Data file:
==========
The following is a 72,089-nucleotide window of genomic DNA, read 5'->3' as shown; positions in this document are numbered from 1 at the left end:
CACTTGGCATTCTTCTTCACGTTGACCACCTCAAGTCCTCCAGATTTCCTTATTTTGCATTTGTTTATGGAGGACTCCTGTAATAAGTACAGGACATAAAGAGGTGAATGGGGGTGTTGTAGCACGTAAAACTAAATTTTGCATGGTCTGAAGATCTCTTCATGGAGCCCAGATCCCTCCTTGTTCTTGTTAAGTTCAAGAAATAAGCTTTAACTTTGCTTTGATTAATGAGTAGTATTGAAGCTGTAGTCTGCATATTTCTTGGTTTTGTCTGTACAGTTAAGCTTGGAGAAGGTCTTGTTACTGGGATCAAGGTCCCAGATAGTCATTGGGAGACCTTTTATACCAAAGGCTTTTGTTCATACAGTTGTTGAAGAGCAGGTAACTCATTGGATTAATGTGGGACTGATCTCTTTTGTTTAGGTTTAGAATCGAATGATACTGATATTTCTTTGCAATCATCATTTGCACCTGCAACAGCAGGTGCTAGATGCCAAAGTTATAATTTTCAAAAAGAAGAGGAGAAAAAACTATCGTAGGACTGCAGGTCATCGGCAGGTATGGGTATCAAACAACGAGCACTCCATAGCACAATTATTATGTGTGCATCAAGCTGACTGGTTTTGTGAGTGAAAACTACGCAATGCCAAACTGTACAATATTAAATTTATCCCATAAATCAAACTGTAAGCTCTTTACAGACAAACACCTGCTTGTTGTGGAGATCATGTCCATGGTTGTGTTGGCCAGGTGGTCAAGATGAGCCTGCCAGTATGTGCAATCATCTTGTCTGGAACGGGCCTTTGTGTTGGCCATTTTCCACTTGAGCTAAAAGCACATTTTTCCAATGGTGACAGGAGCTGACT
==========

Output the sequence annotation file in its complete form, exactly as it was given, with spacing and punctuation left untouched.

The following is a 72,089-nucleotide window of genomic DNA, read 5'->3' as shown; positions in this document are numbered from 1 at the left end:
CACTTGGCATTCTTCTTCACGTTGACCACCTCAAGTCCTCCAGATTTCCTTATTTTGCATTTGTTTATGGAGGACTCCTGTAATAAGTACAGGACATAAAGAGGTGAATGGGGGTGTTGTAGCACGTAAAACTAAATTTTGCATGGTCTGAAGATCTCTTCATGGAGCCCAGATCCCTCCTTGTTCTTGTTAAGTTCAAGAAATAAGCTTTAACTTTGCTTTGATTAATGAGTAGTATTGAAGCTGTAGTCTGCATATTTCTTGGTTTTGTCTGTACAGTTAAGCTTGGAGAAGGTCTTGTTACTGGGATCAAGGTCCCAGATAGTCATTGGGAGACCTTTTATACCAAAGGCTTTTGTTCATACAGTTGTTGAAGAGCAGGTAACTCATTGGATTAATGTGGGACTGATCTCTTTTGTTTAGGTTTAGAATCGAATGATACTGATATTTCTTTGCAATCATCATTTGCACCTGCAACAGCAGGTGCTAGATGCCAAAGTTATAATTTTCAAAAAGAAGAGGAGAAAAAACTATCGTAGGACTGCAGGTCATCGGCAGGTATGGGTATCAAACAACGAGCACTCCATAGCACAATTATTATGTGTGCATCAAGCTGACTGGTTTTGTGAGTGAAAACTACGCAATGCCAAACTGTACAATATTAAATTTATCCCATAAATCAAACTGTAAGCTCTTTACAGACAAACACCTGCTTGTTGTGGAGATCATGTCCATGGTTGTGTTGGCCAGGTGGTCAAGATGAGCCTGCCAGTATGTGCAATCATCTTGTCTGGAACGGGCCTTTGTGTTGGCCATTTTCCACTTGAGCTAAAAGCACATTTTTCCAATGGTGACAGGAGCTGACT